Throughout May, Weber Shandwick’s Chairman Jack Leslie visited and spoke with clients, colleagues and young professionals in Australia, Japan and China. Reflecting on his journey, he speaks to Matt O’Neill about his latest experience of the Asia Pacific.
Jack Leslie is reflecting upon his recent tour of some of Weber Shandwick’s Asia Pacific offices; his first in several years. Over the course of the conversation, Weber Shandwick’s global chair will liken himself to the uncle who can’t help but exclaim ‘My, how you’ve grown’ to a child because he hasn’t been around to see the growth unfold firsthand.
“Every time I come to Asia, I am just amazed at how dynamic the region is,” he smiles. “The change it’s going through; the vibrancy of its economies and its people. The enormity of that change is remarkable. The dramatic change in the skylines of places like Shanghai and Beijing or Singapore, for example, is incredible. I don’t see that amount of change anywhere else.”
Leslie’s awe, however, carries a little more weight. To describe his accomplishments as ‘legendary’ feels lazy – but it’s also an apt descriptor. Beginning as an aide to Senator Edward ‘Ted’ Kennedy (and later serving as his political director), Leslie’s work to date has encompassed landmark endeavours in communications, philanthropy and politics across the globe.
By way of example; in 2016, he was awarded Colombia’s Order of San Carlos – Colombia’s highest honour for a non-citizen – by Colombian president Juan Manuel Santos for thirty years of helping foster peace and prosperity in the region. Bear in mind, Juan Manuel Santos was himself awarded the Nobel Peace Prize in that same year. This is the scope of Jack Leslie’s experience.
“One of the questions I was asked while I was in Australia was ‘What do you think the most important attribute is for success in our business?’ and I said ‘Curiosity’,” Leslie says, when asked about his accomplishments. “I think that, more than anything else, to do well in our business – and, frankly, most businesses – you have to be curious.”
“If you’re truly interested and curious about how the world is working, then your work isn’t a chore – it’s actually fun! I enjoy the diversity of my work. I probably would not be a happy camper if I was on an assembly line and working on the same thing again and again. There are a lot of jobs where you know exactly what’s going to happen every day. Our business is not like that at all.”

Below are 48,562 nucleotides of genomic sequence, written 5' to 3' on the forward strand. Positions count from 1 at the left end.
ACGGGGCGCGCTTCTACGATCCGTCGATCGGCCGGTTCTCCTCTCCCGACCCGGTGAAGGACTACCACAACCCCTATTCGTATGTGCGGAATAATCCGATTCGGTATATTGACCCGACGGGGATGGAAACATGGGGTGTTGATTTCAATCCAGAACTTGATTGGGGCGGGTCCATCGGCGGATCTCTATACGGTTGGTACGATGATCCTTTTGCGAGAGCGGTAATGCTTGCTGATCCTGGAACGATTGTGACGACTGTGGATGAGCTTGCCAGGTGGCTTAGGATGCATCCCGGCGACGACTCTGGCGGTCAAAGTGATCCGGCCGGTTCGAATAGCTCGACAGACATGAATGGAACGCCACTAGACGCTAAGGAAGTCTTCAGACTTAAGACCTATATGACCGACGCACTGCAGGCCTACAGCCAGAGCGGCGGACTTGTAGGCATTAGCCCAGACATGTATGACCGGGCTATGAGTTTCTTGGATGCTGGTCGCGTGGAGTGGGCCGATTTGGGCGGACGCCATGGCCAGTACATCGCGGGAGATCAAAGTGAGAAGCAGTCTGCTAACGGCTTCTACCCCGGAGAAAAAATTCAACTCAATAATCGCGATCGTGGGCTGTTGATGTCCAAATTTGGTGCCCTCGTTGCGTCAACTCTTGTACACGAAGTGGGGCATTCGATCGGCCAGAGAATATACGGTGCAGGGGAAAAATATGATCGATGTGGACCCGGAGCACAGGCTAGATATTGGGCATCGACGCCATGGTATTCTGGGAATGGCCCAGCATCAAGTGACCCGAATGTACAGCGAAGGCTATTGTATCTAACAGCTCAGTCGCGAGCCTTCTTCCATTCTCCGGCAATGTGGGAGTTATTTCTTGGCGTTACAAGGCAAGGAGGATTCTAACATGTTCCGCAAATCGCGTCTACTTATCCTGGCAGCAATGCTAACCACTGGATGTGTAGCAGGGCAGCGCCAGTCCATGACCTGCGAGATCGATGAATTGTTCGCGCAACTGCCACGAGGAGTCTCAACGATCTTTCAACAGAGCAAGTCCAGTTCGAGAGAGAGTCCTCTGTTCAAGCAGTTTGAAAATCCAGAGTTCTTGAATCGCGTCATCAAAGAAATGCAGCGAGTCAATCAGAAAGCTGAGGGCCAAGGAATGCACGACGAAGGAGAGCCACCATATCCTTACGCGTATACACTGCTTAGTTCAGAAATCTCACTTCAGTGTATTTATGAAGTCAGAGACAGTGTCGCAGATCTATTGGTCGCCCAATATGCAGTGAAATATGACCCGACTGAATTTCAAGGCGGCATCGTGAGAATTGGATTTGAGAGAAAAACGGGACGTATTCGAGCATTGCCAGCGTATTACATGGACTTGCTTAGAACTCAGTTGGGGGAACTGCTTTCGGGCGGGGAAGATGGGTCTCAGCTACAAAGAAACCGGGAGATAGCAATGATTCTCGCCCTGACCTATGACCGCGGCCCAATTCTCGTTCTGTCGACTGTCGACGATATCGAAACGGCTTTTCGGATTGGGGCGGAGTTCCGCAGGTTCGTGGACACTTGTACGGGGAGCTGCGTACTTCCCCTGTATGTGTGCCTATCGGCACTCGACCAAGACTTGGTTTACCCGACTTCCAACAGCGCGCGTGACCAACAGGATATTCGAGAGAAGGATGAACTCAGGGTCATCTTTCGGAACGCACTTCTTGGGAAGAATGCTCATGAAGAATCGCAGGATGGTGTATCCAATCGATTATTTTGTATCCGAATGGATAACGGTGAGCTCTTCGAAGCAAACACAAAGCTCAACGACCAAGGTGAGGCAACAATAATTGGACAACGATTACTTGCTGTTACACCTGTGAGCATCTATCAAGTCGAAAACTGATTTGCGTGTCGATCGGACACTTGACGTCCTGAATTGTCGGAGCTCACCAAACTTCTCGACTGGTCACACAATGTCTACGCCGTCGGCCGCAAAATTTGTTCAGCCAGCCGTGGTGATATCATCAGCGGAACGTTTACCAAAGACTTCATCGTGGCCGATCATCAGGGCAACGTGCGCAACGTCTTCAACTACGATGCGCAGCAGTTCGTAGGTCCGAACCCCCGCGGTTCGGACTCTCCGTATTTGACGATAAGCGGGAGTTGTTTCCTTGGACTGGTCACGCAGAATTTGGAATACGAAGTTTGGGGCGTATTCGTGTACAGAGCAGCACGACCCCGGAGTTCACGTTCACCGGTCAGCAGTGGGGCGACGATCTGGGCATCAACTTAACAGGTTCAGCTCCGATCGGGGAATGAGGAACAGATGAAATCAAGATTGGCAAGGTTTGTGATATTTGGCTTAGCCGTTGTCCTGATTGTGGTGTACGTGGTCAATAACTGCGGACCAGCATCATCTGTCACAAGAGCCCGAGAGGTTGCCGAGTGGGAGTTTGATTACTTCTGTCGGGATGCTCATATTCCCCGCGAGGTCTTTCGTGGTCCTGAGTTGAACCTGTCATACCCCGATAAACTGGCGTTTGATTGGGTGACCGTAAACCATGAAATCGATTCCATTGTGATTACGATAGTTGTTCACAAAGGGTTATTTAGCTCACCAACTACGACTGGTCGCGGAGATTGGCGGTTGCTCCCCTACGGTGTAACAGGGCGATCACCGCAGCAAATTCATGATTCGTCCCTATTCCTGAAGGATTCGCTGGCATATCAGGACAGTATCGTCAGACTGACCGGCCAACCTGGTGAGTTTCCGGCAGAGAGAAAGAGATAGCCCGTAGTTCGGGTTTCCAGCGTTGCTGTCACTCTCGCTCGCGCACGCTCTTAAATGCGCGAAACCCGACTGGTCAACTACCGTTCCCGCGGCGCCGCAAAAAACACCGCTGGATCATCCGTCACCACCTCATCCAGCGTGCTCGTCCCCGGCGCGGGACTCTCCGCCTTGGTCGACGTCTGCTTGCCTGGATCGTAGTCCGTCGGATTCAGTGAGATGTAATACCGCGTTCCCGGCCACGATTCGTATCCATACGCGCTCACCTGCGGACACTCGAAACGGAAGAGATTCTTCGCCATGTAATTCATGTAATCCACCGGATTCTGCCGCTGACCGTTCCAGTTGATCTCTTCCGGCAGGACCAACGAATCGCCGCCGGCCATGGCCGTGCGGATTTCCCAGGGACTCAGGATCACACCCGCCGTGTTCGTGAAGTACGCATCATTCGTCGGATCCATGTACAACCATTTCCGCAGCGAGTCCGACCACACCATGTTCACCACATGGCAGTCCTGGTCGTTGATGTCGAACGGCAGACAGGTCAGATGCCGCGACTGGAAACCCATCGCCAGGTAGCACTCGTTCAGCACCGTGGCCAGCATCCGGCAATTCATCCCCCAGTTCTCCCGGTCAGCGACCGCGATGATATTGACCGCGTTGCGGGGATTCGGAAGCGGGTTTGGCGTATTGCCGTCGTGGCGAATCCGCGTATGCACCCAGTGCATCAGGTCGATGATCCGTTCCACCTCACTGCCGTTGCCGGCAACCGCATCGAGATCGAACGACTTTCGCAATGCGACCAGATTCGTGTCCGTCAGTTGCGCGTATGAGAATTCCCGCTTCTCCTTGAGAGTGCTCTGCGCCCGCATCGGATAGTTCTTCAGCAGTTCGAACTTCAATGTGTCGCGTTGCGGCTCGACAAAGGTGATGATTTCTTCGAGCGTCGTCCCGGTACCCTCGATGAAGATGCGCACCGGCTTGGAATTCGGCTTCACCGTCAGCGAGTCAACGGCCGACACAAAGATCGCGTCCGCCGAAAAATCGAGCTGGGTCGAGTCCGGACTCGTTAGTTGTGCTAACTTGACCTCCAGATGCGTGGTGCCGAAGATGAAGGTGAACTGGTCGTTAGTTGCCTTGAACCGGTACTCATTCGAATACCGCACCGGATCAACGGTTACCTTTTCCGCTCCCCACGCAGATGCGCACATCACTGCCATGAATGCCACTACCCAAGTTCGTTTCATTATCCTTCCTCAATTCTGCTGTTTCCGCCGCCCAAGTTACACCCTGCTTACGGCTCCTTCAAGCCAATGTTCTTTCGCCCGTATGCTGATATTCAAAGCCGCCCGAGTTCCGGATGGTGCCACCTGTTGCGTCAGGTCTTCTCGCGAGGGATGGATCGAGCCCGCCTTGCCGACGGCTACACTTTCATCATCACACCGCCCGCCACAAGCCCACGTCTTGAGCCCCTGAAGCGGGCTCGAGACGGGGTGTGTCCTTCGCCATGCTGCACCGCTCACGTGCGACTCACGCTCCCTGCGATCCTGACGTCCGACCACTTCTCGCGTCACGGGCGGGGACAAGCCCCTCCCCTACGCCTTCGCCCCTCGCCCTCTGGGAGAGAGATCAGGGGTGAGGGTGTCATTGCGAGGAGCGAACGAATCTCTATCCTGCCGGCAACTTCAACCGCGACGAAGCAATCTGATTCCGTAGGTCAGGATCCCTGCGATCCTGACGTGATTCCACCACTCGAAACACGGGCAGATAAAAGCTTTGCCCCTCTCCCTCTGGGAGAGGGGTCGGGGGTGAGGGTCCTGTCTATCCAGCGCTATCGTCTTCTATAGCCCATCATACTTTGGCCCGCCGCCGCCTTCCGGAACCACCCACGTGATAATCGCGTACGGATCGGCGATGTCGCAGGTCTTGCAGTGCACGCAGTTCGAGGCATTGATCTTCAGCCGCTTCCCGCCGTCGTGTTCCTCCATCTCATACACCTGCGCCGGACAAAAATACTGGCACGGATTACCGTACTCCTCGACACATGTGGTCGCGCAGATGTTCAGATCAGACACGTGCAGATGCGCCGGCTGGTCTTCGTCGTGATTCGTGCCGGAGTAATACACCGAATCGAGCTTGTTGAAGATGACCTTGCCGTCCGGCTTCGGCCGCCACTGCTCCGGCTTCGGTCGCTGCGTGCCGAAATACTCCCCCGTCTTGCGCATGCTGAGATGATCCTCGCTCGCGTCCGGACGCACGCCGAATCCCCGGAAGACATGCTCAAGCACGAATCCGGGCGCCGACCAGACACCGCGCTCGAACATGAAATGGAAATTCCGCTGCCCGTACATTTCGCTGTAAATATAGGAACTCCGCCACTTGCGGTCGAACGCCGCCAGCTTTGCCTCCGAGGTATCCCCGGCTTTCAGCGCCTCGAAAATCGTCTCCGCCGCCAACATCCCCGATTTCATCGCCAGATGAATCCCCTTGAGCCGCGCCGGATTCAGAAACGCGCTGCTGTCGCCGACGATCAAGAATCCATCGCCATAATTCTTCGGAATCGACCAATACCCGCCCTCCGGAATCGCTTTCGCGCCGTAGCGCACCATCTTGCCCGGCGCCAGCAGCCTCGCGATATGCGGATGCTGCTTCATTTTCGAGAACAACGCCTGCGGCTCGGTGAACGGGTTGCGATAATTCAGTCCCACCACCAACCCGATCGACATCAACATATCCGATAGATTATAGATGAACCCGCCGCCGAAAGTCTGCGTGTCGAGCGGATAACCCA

In that context, Leslie’s amazement and enthusiasm for the growth of the Asia Pacific region is a remarkable endorsement of the electricity of the territory. And, in describing his journeys in the region, you can hear the sense of fun, excitement and curiosity that’s helped propel his entire career flicker around his words. The Asia Pacific communications landscape excites him.
“Every time I attend an event like the Government Affairs Forum I attended in China on this trip, I feel like I learn something new,” he says. “In China, along with the rest of the change you can see throughout the Asia Pacific, the government is changing; its attitudes, its policies. Its views towards our business and, more broadly, its views towards the entire world.”
“When I was there, I was telling the story that, when I first went to the country, it was during the days that there were more bicycles than cars on the roads. And, the Chinese government expressed some level of concern about having a communications company likes ours enter the market. It’s remarkable how much it’s opened up to companies like ours and to the general global economy.”
In a way, Leslie has come to see the Asia Pacific as an almost futuristic landscape – the rate of growth, urbanisation and expansion in regional markets like China, Vietnam or Singapore hinting at insights as to how other markets around the world may develop in years to come. Having had a snapshot of a smartphone future on a much earlier visit, it’s a view he’s come to over time.
“For some time, I’ve talked about how the west can learn from the much more rapid adoption rates of Asian countries when it comes to new technologies,” Leslie says. “I like to tell the story of how, years ago, I was on a bus in Hong Kong and everyone on board seemed to have a cellphone to their ear. I thought ‘God, how weird, just being on a phone all the time!’”
“And, of course, it wasn’t until about five or ten years later that everyone in the supposedly most advanced markets in the world were doing exactly the same thing!”
Jack Leslie is Chairman of Weber Shandwick, one of the world’s leading global communications and engagement firms. A strategic communications executive, political consultant and international development activist, Jack brings a long track record of helping clients integrate global political, economic, cultural and communication trends to create innovative, forward-looking strategy and plans.